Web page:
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bousozoku
Nov 30, 2005, 06:06 PM
Any thoughts on a better than average tripod for a digital SLR and long lenses as far as brands go? I'm considering spending no more than $200, which seems a lot but considering that I expect it to last 15 years, that's not so much. I'm definitely not looking to drop into the local Ritz Camera and pick up a Quantaray tripod, so please think accordingly. :)

Bogen Manfrotto seem to have a lot in that price range. Slik was once a good brand but I don't know of their recent reputation.

Thanks for your help!



iGary
Nov 30, 2005, 06:08 PM
Bogen 055WB

Sherman Tank of tripods.

Heavy, though - get the arm strap or bag, too.

I like the 322RC2 to go with.

Works great with my 100-400L

efoto
Nov 30, 2005, 08:55 PM
I was/am looking at getting these legs (http://www.bhphotovideo.com/bnh/controller/home?O=productlist&A=details&Q=&sku=217263&is=REG&addedTroughType=categoryNavigation). What I really liked about them is the robust feel and the fact that it can go nearly flat to the ground (buttons on top of each leg allow it to star-fish out nearly flat). The lift arm thingy :p can also be moved from a vertical slide to a horizontal slide for the times when that may be necessary.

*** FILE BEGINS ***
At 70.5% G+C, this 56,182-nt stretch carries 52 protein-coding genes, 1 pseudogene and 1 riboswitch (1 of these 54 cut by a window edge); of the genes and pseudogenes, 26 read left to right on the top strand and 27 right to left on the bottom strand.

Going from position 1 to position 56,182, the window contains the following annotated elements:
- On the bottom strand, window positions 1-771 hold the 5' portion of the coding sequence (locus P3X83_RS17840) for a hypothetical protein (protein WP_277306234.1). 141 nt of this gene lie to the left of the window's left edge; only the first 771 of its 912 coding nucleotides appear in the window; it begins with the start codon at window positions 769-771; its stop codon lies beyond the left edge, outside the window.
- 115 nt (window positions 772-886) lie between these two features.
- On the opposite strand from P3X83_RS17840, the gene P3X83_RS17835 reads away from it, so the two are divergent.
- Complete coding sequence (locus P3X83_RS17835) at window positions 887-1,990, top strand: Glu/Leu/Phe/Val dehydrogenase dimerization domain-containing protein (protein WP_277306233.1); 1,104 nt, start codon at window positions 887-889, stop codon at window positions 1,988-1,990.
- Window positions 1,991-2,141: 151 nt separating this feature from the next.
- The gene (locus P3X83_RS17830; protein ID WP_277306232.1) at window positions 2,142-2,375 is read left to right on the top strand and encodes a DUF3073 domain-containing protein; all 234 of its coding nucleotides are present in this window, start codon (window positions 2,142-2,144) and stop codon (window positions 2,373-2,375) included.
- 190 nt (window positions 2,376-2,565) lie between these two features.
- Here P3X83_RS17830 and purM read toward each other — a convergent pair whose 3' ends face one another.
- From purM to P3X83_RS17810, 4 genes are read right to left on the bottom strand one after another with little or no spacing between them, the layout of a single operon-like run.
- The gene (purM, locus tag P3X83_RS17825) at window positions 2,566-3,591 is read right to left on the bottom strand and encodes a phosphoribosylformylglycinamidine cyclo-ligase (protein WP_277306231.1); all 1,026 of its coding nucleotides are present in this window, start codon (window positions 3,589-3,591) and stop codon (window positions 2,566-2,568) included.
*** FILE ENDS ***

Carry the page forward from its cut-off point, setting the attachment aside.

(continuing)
I planned on pairing that with this head (http://www.bhphotovideo.com/bnh/controller/home?O=productlist&A=details&Q=&sku=303591&is=REG&addedTroughType=categoryNavigation) (although this head (http://www.bhphotovideo.com/bnh/controller/home?O=productlist&A=details&Q=&sku=5558&is=REG&addedTroughType=categoryNavigation) is also of interest to some, similar idea but joystick instead of handgrip), but I personally prefer and hear better things about the first "pistol" style grip.

I was also looking at this leg (http://www.bhphotovideo.com/bnh/controller/home?O=productlist&A=details&Q=&sku=5495&is=REG&addedTroughType=categoryNavigation) for a monopod for sports related stuff, using the same 322RC2 head above.

Maybe some of that helps, I hope :o

Cooknn
Nov 30, 2005, 09:58 PM
I was/am looking at getting these legs (http://www.bhphotovideo.com/bnh/controller/home?O=productlist&A=details&Q=&sku=217263&is=REG&addedTroughType=categoryNavigation).I have them - they (are built like a) ROCK! I love my Manfrotto 3021BPro Tripod legs. Made in Italy :D